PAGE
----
Why Disney Buys All the Premium Character Collections It Can Find

Every so often, Walt Disney (NYSE: DIS  ) faces an uncomfortable dilemma. The copyright on Disney's most prized character, Mickey Mouse, won't last forever, and the expiration date is drawing close again. The Mouse is slated to enter the public domain in 2023.

That's why Disney spent $4.1 billion on Star Wars studio Lucasfilm last year. It's also a big reason behind the $4 billion Marvel deal in 2009. Mickey's copyright woes may even have played a part in the crucial 2006 buyout of Pixar for $7.6 billion.

Mickey Mouse doesn't exactly jump out and greet you at this Disney store. It's a sign of the times.

Disney CEO Bob Iger is busy constructing a framework of top-shelf characters to replace Mickey's iconic profile at the heart of the company. Buzz Lightyear can't do it alone, nor can Spider-Man or Wolverine. Even Luke Skywalker is a stretch.

So Disney is diversifying into a number of clearly defined niches. Each one comes with a central cast of characters that can carry Disney's branding flag when Mickey steps aside. In-house princesses from Snow White to Merida cater to a mostly young, female audience. Marvel's superheroes and villains do the heavy lifting for older boys, with Darth Vader and Yoda coming up behind them. The Pixar stable has something for everyone.

I don't know if you've noticed, but Mickey's stature is already shrinking. Disney hasn't even made a direct-to-video feature starring him since 2004. These days, the Mouse only stars in video games and Disney Channel TV shows. And it's for good reason. When Mickey's copyright expires in 2023 the market may (and probably will) be flooded with knock-offs. Disney also holds a fiercely protected trademark on Mickey, so nobody can pull off a complete rip-off job, but the iconic character may become fair game. Compare this to how anybody can make and sell adhesive bandages, but only Johnson & Johnson can use the Band-Aid brand.

Barring another miraculous fourth-quarter save, which doesn't seem likely this time, Disney needs to adjust to this upcoming legal reality. Mickey copies will be everywhere under a variety of new names, diluting the character's value.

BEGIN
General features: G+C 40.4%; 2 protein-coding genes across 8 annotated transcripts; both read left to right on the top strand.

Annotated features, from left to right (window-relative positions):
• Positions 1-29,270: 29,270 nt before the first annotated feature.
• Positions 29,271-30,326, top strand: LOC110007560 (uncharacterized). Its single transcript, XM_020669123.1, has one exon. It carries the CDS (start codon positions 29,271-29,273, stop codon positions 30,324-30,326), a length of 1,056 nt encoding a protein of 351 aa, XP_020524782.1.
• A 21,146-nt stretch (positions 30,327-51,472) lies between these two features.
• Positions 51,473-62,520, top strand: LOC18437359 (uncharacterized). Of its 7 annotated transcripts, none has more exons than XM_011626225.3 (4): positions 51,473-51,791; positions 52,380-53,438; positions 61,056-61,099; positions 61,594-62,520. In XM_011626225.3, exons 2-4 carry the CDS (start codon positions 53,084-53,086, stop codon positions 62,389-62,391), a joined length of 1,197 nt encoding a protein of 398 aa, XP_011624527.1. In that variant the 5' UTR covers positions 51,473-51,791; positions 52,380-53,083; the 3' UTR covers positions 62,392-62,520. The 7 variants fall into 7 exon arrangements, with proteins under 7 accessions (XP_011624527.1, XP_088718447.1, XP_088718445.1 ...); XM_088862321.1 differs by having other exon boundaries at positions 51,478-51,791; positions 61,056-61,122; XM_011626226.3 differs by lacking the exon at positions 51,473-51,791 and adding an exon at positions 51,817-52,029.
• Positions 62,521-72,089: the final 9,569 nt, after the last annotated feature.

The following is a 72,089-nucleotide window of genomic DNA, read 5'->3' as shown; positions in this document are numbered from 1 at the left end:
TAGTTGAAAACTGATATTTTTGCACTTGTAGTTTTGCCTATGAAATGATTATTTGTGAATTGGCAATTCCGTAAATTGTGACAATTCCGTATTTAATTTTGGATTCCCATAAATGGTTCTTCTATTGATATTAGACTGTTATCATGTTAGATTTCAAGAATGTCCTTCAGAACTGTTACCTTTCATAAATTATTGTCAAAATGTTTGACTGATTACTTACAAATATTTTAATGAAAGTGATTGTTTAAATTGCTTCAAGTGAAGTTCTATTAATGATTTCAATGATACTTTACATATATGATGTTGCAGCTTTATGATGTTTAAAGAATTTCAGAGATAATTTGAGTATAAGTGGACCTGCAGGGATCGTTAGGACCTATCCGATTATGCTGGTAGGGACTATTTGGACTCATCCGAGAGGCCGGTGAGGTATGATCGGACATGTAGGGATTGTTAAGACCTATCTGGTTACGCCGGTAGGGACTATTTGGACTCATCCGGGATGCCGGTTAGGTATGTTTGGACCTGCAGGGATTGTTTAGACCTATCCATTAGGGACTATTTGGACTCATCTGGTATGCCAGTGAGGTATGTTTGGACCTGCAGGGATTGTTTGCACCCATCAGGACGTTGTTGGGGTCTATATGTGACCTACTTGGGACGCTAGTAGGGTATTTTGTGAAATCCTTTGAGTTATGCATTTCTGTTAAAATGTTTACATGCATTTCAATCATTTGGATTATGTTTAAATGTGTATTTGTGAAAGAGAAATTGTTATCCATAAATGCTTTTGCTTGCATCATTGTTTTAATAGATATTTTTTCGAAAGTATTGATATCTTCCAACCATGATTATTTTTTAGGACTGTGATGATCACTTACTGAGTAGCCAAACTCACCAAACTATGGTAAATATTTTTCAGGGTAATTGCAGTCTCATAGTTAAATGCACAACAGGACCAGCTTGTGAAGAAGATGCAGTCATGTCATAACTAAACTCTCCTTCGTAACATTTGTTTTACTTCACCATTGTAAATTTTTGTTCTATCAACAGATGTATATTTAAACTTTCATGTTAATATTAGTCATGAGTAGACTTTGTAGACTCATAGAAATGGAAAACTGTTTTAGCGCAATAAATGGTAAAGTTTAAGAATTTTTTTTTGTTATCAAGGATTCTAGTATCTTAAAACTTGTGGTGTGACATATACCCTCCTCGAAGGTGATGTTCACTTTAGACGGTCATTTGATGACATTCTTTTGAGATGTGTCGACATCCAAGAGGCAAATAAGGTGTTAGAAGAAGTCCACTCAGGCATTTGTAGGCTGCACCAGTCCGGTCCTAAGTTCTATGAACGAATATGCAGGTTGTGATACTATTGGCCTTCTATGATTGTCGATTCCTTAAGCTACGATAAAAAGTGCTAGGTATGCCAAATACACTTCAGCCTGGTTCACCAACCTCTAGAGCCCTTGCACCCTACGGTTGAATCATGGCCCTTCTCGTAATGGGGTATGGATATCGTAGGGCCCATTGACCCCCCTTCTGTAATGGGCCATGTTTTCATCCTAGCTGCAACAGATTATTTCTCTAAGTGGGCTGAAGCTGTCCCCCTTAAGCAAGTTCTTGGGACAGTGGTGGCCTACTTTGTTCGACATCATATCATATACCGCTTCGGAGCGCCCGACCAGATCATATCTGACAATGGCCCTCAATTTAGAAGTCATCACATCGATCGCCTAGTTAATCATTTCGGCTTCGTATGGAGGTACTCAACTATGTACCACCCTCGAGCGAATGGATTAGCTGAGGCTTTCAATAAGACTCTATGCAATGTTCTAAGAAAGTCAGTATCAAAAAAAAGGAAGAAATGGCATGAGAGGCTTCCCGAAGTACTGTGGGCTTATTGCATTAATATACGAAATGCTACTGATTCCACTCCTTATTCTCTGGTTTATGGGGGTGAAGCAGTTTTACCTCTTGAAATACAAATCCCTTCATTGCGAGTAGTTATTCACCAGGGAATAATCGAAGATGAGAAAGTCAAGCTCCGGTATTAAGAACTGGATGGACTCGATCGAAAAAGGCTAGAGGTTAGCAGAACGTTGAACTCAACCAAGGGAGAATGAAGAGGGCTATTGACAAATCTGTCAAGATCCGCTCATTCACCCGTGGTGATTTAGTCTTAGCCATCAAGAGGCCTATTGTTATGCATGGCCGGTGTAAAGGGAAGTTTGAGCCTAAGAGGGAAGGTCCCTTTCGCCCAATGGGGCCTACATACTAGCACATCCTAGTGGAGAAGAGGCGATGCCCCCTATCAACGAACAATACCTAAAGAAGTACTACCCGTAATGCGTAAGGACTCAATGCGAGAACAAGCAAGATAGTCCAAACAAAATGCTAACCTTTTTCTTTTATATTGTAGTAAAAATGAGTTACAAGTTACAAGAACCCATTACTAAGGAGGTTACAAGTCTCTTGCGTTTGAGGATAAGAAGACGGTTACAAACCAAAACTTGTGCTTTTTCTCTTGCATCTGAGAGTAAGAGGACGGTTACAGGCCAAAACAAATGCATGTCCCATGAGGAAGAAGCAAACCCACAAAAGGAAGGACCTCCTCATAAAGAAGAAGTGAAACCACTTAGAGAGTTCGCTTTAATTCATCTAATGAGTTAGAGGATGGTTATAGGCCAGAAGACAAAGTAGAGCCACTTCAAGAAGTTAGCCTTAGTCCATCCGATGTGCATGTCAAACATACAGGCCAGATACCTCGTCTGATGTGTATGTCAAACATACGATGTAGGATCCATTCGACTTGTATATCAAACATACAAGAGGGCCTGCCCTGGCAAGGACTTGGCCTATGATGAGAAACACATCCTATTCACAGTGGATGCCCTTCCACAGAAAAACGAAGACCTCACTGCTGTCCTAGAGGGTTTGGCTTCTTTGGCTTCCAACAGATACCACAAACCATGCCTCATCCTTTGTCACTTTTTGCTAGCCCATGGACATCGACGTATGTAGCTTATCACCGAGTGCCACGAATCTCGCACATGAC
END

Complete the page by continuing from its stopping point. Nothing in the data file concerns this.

But Disney plans to remain relevant and profitable, with or without Mickey Mouse in the spotlight. Disney became a Dow (DJINDICES: ^DJI  ) member in 1992, purely on the strength of its homebrew (and old public-domain) characters. The stock largely kept pace with its Dow peers in the early years of index membership, but it has absolutely crushed the Dow recently.

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That's Mickey's scheduled replacements flexing their muscles. I think they'll be more than ready when the baton is passed in 2018.

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Read/Post Comments (5) | Recommend This Article (6)

Comments from our Foolish Readers

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  • Report this Comment On September 17, 2013, at 4:10 PM, EugeneSaxe wrote:

    I kinda doubt Mickey had anything to do with these purchases, they were just smart business decisions anyone would've jumped on.

  • Report this Comment On September 17, 2013, at 4:29 PM, uncoveror wrote:

    Steamboat Willie will probably never be in the public domain. Disney will just send lobbyists with suitcases full of cash to Washington and bribe them into passing another copyright term extension like they did the last two times it was about to lapse in the 70s and the 90s.

  • Report this Comment On September 17, 2013, at 4:47 PM, TYPEONEGATIVE wrote:

    Disney has killed public domain.

    Funny how the company was built on it, (Snow White, Cinderella, Sleeping Beauty etc)

    yet doesn't want other using their characters.

    And screw the judges who let this happen too.

  • Report this Comment On September 18, 2013, at 9:51 AM, realinvalidname wrote:

    Who's to say they won't just buy enough congressmen/women to stretch out the copyright term again? A lot cheaper than these billion-dollar acquisitions.

    I seem to remember at the time of both the Marvel and Lucasfilm acquisitions that the real weakness they needed to shore up was their appeal to boys. They're good with little kids, and Disney Channel is packed with stuff tween and young teen girls like, but they have limited credibility with boys once they turn about 8. Spider-Man and Darth Vader change that.

  • Report this Comment On September 20, 2013, at 12:24 PM, TMFZahrim wrote:

    A few readers argued that my details are wrong. Allow myself to defend... myself.

    I got the 2018 expiration from a Harward Law post -- typically a reliable source:

    Re: what you can and can't do when a character is out of copyright but under trademark, it's admittedly a grey area. Last year's Oz movie could use Dorothy and the Scarecrow, but not the Yellow Brick Road or the exact shade of blueu of the Wicked Witch's skin due to thorny copyright details. The estate of Arthur Conan Doyle is trying to stop third-party Sherlock Homes content from being made and published, even though the characters arguably fell into the public domain already.

    If nothing else, Disney's lawyers would suddenly become very very busy in 2018 (or 2023, and probably both as some rivals might try the earlier date regardless) to try and stop the flood of not-quite-Mickeys.

    Still disagree? Please share your thoughts, insights, and sources.


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9/28/2016 5:27 PM
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Walt Disney CAPS Rating: *****